Your linked post was every bit as thought provoking as this one by Prometheus. I loved the part about the 40ft. tall gold Buddha.

11 July, 2006 22:21  
Anonymous Anonymous said...


To paraphrase Samuel Johnson, “Conspiracy is the last refuge of a quack.”


That's not a paraphrase, that's a misquotation!

http://www.bartleby.com/73/1306.html

Mark hadfield

12 July, 2006 19:39  
Blogger Prometheus said...

Maria,

I must admit that your post was a bit hard to follow. Did you suppose that I was saying that "our" side never does any of these things? No, people on both "sides" have committed these thinking errors.

Having said that, it might be useful to point out that while it is the minority of scientists opposed to the hypothesis that mercury causes autism who commit the previously mentioned thinking errors, the majority (if not 100%) of the "scientists" touting the mercury-causes-autism hypothesis are committing these thinking errors.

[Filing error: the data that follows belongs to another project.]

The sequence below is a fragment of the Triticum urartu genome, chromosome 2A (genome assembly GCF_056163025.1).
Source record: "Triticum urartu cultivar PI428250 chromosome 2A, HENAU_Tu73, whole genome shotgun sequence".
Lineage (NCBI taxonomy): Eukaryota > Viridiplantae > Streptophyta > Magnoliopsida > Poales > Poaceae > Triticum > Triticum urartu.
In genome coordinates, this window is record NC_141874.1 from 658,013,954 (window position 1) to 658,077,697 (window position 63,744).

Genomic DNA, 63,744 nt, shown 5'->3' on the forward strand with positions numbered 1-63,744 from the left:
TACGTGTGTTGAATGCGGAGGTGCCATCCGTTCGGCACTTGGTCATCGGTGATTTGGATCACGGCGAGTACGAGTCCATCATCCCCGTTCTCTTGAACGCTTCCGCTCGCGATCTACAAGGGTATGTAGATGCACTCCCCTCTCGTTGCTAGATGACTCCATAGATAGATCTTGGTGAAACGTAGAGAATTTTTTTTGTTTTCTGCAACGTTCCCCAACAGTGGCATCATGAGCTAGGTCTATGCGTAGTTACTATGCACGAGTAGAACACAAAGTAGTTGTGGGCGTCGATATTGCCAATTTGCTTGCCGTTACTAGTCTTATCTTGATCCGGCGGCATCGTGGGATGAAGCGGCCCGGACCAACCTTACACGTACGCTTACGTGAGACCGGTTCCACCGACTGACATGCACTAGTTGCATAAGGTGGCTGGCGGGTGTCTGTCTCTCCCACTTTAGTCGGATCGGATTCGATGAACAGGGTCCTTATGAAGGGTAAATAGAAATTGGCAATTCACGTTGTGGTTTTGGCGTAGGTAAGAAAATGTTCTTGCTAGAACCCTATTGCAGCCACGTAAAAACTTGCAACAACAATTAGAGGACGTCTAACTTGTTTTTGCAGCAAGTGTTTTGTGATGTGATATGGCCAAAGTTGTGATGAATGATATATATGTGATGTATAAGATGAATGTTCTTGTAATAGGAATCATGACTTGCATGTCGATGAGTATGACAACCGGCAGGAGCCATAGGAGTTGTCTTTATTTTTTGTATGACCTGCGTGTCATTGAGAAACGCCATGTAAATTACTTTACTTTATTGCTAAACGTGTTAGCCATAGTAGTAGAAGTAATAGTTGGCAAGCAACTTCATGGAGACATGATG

The fact is, if you have the majority of the data on your side - and all of the better quality data - it doesn't take a lot of work to support your hypothesis. It pretty much supports itself (res ipsa loquitor). It's only when you don't have a leg to stand on that you need to use "fancy footwork" and logical fallacies to support your argument.

I believe I have said this at least six times, but I will say it once again:

If the mercury-causes-autism "side" can come up with data that supports their claims that is of sufficient quality to overcome the current data that refutes their claims, I am 100% ready to switch sides.

I'm (still) waiting.


Prometheus

12 July, 2006 21:18  
Blogger María Luján said...

Hi Prometheus
I apologize if I misunderstood, but you almost always pointed out about the side of scientists in the Hg poisoning camp.
You say
Having said that, it might be useful to point out that while it is the minority of scientists opposed to the hypothesis that mercury causes autism who commit the previously mentioned thinking errors, the majority (if not 100%) of the "scientists" touting the mercury-causes-autism hypothesis are committing these thinking errors.